Consultation on social security for domestic workers

National Domestic Workers Movement organized a consultation on the issue of minimum standards of social security that the government is required to provide the workers of the country. The aim of the consultation was to formulate demands for social security at the national level. The consultation was organized in Chennai on October 10th.

One of the discussion of the consultation was the use of International Labour Organization (ILO) conventions to demand better laws on social security in India. ILO passed the Social Security (Minimum Standards) Convention (C102) and the Convention on domestic workers (C189) in 1955 and 2011 respectively.  India has not ratified either of these conventions. Social Protection Floors Recommendation (R202), issued by ILO in 2002 seeks to re-affirm social security of workers as a right, and provides guidelines to member States to establish and implement some minimum standards of social security. Henri Tiphagne of People’s Watch talked about using various provisions of the UN to fight issues of domestic workers. Firstly, pressure should be built up on the Indian government to ratify the ILO conventions 102 and 189. Since social security is a human rights issue, movements and concerned civil society members should use mechanisms such as the Universal Periodic Review to highlight and fight these issues. Another strategy that can be used is that of the UN’s sustainable development goals (SDGs) for the year 2030. At least 11 of these 30 goals have connections to the issue of social security. This connection should be used to push the issue to the attention of the government and place demands for solutions.

CRITICISM of the Unorganized Workers’ Social Security Act, 2008
The Central Government passed the Unorganized Workers Social Security Act in 2008. R.Geetha of Unorganized Workers Federation (UWF) said that this law was passed in the face of vehement protest from many quarters, including all the Central trade unions. A draft Bill prepared by the National Commission for Enterprises in the Unorganized Sector (NCEUS) in 2005 was completely ignored by the government. The result was a hollow Act.  To start with, the 2008 law does not provide a good definition of an ‘unorganized worker’. For the most part, the Act deals with the formation of a National Social Security Board, which is just an advisory body and does not have any powers of implementation. The related schemes are listed as part of a schedule and are not part of the main Act. All these schemes, like Old Age Pension, Rashtriya Swasth Beema Yojana (RSBY), Aam Aadmi Bima Yojana (AABY) were existing schemes, and were not introduced as part of the Act. One of the important problems is that this Act does not provide any enforceable right to social security for unorganized workers, as noted by the Chief Justice of India Mr. K.G. Balakrishnan. An enforceable right is one in which the aggrieved individual can seek remedy in a court of law. One of the excuses given by the government for its failure to pass a better Bill was that the Planning Commission was not willing to allocate funds towards social security. Some believe that the sole aim of the Bill is to gain points in the international community without bringing any change on the ground.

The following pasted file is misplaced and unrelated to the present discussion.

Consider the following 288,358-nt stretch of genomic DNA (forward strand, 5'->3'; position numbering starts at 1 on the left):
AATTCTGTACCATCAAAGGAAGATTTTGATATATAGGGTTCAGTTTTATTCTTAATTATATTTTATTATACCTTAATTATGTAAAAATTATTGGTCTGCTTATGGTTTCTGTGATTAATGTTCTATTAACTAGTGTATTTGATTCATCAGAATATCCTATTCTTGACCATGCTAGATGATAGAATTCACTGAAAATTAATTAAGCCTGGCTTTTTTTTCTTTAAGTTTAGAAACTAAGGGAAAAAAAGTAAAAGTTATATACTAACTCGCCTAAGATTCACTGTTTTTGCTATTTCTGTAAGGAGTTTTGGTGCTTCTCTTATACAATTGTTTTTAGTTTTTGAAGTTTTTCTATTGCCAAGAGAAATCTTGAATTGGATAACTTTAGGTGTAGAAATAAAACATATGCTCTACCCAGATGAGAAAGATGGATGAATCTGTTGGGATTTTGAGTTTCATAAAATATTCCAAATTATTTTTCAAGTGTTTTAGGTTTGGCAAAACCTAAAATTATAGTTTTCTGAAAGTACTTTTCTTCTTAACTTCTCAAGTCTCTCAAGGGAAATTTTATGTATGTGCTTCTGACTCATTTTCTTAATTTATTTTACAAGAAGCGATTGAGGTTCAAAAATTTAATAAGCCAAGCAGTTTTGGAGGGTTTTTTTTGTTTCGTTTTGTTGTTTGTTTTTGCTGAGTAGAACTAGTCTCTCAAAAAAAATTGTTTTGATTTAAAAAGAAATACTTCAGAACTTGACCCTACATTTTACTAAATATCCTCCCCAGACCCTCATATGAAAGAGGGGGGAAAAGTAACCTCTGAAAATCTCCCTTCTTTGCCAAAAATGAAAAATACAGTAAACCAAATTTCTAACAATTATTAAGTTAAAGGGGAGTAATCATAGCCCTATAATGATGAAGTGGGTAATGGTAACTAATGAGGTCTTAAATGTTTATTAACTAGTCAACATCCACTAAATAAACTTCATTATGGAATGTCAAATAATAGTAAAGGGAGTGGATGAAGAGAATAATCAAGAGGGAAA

R. Geetha said that future legislation on social security should lay down a definition of social security, that is in line with the ILO conventions. For example, Old Age Pension should be fixed as 40% of the wage of the worker, not at an arbitrary rate as is the practise now. Today the Central government gives Rs 200 per month as pension, and this is supplemented by varying amounts by different state governments (Tamil Nadu state gives Rs 1000 per month). Another example is that of Non-employment pension. Different sectors have some amount of seasonal unemployment built into them – fishermen cannot fish in the breeding season of fish, salt workers and construction workers can not work in the monsoon etc. These should be taken into account, and a scheme of non-employment allowance should be demanded.  In terms of medical benefits, there are various patchwork schemes that exist on the ground today. But the only way to provide a unified health care system for unorganized workers is by including them in ESI (Employee state insurance), so that all their needs – OPD, testing and treatment for all ailments – are covered. Maternity and disability benefits also get covered by ESI.

In order for social security to truly reach workers, the labour welfare boards should be more representative (possibly half of the members should be workers). Currently the National Social security board has 6 members who are workers, out of the total 34. Further, welfare boards only go up to the district level. This should be changed and the Boards should go down to the taluk level to ensure decentralized implementation. Further, a grievance redressal mechanism should be built into the system. Currently, there is no avenue for workers to appeal if they are denied their benefits.

In our current neo-liberal economy, worker’s security is under severe threat. The position of domestic workers today is especially vulnerable – as rural poverty grows there is an ever-growing supply of domestic workers, and the likelihood of them getting exploited and abused has increased.We have to demand a comprehensive national level legislation that includes the provisions of the ILO conventions. Workers rights and security have to be safeguarded through penal provisions, for example by cancelling licenses of non-complying employers.

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